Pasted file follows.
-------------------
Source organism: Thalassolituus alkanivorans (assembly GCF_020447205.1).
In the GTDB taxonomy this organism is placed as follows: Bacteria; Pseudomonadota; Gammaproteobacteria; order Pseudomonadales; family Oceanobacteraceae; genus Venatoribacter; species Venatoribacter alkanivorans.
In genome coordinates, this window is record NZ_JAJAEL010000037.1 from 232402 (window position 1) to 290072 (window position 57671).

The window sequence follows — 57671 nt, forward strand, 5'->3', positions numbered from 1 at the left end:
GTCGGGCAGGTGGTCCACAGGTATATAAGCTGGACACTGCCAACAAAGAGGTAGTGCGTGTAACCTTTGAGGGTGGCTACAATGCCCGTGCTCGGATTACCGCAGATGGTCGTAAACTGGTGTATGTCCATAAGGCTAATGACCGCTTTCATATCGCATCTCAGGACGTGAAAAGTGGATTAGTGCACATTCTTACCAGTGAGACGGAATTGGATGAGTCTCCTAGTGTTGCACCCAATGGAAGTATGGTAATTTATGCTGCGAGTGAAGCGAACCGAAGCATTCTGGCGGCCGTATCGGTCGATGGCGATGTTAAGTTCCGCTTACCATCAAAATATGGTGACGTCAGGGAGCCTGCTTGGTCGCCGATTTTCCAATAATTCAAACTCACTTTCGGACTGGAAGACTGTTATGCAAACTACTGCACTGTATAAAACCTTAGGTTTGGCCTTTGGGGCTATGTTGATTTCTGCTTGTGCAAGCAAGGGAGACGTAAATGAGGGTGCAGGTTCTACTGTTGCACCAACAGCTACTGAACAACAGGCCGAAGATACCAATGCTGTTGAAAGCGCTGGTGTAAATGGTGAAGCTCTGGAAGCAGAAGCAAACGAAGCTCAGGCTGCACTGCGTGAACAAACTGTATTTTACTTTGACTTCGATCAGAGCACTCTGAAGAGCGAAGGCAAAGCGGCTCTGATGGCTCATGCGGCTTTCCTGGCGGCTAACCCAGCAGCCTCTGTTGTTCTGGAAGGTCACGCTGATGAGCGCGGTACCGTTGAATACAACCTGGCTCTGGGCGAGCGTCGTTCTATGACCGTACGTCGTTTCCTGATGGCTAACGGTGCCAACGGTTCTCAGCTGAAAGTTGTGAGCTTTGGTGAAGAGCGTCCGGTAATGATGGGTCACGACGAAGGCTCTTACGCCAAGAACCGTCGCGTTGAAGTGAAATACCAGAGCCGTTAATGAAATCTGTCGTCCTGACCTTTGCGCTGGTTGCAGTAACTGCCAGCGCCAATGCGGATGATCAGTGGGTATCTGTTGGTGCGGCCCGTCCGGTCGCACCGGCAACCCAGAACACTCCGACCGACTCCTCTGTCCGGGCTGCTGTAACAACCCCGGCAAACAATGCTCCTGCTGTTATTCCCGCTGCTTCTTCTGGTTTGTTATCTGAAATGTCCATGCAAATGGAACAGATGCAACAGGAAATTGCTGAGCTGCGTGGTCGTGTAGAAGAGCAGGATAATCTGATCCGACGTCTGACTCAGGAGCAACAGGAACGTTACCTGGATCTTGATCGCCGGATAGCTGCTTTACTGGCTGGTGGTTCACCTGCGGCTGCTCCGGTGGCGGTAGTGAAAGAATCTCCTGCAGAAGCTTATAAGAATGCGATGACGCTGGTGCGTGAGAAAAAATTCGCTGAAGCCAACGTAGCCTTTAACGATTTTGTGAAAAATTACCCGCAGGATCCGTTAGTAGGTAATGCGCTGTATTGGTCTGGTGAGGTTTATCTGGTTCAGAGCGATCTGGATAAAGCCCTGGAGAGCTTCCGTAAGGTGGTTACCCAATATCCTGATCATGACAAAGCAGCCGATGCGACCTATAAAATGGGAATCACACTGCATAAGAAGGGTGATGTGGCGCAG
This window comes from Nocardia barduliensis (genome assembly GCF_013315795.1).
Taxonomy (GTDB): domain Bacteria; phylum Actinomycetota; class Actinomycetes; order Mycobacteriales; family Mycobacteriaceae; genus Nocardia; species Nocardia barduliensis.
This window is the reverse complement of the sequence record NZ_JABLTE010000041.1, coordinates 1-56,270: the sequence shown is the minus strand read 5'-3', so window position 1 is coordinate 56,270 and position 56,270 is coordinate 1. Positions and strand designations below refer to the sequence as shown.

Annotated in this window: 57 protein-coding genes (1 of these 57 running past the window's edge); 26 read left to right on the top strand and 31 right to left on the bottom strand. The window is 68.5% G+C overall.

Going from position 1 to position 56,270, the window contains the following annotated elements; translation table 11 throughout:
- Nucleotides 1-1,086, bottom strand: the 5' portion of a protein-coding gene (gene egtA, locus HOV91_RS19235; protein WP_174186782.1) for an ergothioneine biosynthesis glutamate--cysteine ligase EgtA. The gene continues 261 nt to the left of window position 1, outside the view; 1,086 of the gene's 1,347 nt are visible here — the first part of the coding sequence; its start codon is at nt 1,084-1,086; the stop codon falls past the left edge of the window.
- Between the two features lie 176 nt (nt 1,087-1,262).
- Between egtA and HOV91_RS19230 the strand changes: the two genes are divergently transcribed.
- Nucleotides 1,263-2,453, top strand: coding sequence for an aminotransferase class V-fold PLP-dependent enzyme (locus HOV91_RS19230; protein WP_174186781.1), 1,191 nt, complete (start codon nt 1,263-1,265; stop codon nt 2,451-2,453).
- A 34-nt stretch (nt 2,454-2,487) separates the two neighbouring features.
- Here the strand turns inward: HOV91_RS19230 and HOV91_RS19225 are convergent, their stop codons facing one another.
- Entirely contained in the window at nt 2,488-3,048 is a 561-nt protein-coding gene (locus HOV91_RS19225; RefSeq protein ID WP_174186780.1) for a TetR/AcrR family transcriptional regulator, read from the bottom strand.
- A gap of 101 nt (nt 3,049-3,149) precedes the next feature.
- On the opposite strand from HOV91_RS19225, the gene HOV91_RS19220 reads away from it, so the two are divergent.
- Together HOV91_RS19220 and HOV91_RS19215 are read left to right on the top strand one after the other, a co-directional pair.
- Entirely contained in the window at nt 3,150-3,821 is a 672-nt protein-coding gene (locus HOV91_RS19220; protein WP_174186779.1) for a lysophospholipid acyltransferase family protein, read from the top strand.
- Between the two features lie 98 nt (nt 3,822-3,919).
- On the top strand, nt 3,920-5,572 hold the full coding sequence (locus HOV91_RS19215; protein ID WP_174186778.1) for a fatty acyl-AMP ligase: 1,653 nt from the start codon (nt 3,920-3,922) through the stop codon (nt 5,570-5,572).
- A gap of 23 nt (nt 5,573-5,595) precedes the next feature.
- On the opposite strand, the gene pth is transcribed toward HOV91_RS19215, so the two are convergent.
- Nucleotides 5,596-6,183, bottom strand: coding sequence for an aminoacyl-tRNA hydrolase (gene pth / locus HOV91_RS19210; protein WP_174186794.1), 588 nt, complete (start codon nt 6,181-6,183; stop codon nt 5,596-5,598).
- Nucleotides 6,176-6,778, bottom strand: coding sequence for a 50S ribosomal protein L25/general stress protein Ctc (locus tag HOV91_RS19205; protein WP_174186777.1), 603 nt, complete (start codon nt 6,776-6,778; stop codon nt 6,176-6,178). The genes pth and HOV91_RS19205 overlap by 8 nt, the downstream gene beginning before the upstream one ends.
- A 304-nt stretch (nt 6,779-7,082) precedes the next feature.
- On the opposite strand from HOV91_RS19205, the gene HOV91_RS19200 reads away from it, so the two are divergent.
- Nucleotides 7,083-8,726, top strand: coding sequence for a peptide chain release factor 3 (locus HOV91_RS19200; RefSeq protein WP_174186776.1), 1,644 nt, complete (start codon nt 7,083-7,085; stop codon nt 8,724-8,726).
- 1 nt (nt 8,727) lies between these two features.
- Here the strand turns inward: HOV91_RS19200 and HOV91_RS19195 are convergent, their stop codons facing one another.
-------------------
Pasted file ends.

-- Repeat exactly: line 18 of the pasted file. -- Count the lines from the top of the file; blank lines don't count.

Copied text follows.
- A gap of 101 nt (nt 3,049-3,149) precedes the next feature.